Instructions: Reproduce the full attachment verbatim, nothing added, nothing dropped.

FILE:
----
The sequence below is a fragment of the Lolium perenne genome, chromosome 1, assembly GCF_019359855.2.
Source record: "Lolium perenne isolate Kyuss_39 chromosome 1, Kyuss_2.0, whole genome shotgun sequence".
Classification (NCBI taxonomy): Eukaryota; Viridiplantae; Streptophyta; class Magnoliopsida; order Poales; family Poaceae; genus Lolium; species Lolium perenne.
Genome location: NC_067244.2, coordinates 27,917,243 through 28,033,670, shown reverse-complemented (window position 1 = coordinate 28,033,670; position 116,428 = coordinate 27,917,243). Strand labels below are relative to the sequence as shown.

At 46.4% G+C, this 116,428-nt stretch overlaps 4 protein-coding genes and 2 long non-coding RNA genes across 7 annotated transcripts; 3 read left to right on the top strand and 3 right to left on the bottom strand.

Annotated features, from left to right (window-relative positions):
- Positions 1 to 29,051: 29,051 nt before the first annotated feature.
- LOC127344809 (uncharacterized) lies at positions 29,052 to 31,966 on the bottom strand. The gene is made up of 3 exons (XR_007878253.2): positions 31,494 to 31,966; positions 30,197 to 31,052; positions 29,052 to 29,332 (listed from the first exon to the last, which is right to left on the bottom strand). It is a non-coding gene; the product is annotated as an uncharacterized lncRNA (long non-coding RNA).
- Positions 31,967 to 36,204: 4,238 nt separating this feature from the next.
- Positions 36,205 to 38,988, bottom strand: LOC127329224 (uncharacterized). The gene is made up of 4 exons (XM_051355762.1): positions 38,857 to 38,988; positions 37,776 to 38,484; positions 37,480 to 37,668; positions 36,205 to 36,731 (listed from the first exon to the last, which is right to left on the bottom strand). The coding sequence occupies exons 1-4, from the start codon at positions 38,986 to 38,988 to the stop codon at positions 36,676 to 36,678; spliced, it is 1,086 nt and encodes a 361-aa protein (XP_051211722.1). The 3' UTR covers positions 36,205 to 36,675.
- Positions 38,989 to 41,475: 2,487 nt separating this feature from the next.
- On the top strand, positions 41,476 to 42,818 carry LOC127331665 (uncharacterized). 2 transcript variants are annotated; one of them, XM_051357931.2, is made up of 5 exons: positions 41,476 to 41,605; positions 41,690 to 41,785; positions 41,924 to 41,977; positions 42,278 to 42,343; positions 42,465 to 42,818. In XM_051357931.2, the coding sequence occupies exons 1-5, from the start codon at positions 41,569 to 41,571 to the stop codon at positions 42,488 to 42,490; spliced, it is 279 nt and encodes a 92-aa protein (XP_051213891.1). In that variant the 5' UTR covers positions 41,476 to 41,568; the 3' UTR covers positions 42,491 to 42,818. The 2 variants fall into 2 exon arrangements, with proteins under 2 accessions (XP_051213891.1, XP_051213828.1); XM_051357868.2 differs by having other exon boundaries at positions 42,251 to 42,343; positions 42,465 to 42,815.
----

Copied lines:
The sequence below is a fragment of the Lolium perenne genome, chromosome 1, assembly GCF_019359855.2.
Source record: "Lolium perenne isolate Kyuss_39 chromosome 1, Kyuss_2.0, whole genome shotgun sequence".
Classification (NCBI taxonomy): Eukaryota; Viridiplantae; Streptophyta; class Magnoliopsida; order Poales; family Poaceae; genus Lolium; species Lolium perenne.
Genome location: NC_067244.2, coordinates 27,917,243 through 28,033,670, shown reverse-complemented (window position 1 = coordinate 28,033,670; position 116,428 = coordinate 27,917,243). Strand labels below are relative to the sequence as shown.

At 46.4% G+C, this 116,428-nt stretch overlaps 4 protein-coding genes and 2 long non-coding RNA genes across 7 annotated transcripts; 3 read left to right on the top strand and 3 right to left on the bottom strand.

Annotated features, from left to right (window-relative positions):
- Positions 1 to 29,051: 29,051 nt before the first annotated feature.
- LOC127344809 (uncharacterized) lies at positions 29,052 to 31,966 on the bottom strand. The gene is made up of 3 exons (XR_007878253.2): positions 31,494 to 31,966; positions 30,197 to 31,052; positions 29,052 to 29,332 (listed from the first exon to the last, which is right to left on the bottom strand). It is a non-coding gene; the product is annotated as an uncharacterized lncRNA (long non-coding RNA).
- Positions 31,967 to 36,204: 4,238 nt separating this feature from the next.
- Positions 36,205 to 38,988, bottom strand: LOC127329224 (uncharacterized). The gene is made up of 4 exons (XM_051355762.1): positions 38,857 to 38,988; positions 37,776 to 38,484; positions 37,480 to 37,668; positions 36,205 to 36,731 (listed from the first exon to the last, which is right to left on the bottom strand). The coding sequence occupies exons 1-4, from the start codon at positions 38,986 to 38,988 to the stop codon at positions 36,676 to 36,678; spliced, it is 1,086 nt and encodes a 361-aa protein (XP_051211722.1). The 3' UTR covers positions 36,205 to 36,675.
- Positions 38,989 to 41,475: 2,487 nt separating this feature from the next.
- On the top strand, positions 41,476 to 42,818 carry LOC127331665 (uncharacterized). 2 transcript variants are annotated; one of them, XM_051357931.2, is made up of 5 exons: positions 41,476 to 41,605; positions 41,690 to 41,785; positions 41,924 to 41,977; positions 42,278 to 42,343; positions 42,465 to 42,818. In XM_051357931.2, the coding sequence occupies exons 1-5, from the start codon at positions 41,569 to 41,571 to the stop codon at positions 42,488 to 42,490; spliced, it is 279 nt and encodes a 92-aa protein (XP_051213891.1). In that variant the 5' UTR covers positions 41,476 to 41,568; the 3' UTR covers positions 42,491 to 42,818. The 2 variants fall into 2 exon arrangements, with proteins under 2 accessions (XP_051213891.1, XP_051213828.1); XM_051357868.2 differs by having other exon boundaries at positions 42,251 to 42,343; positions 42,465 to 42,815.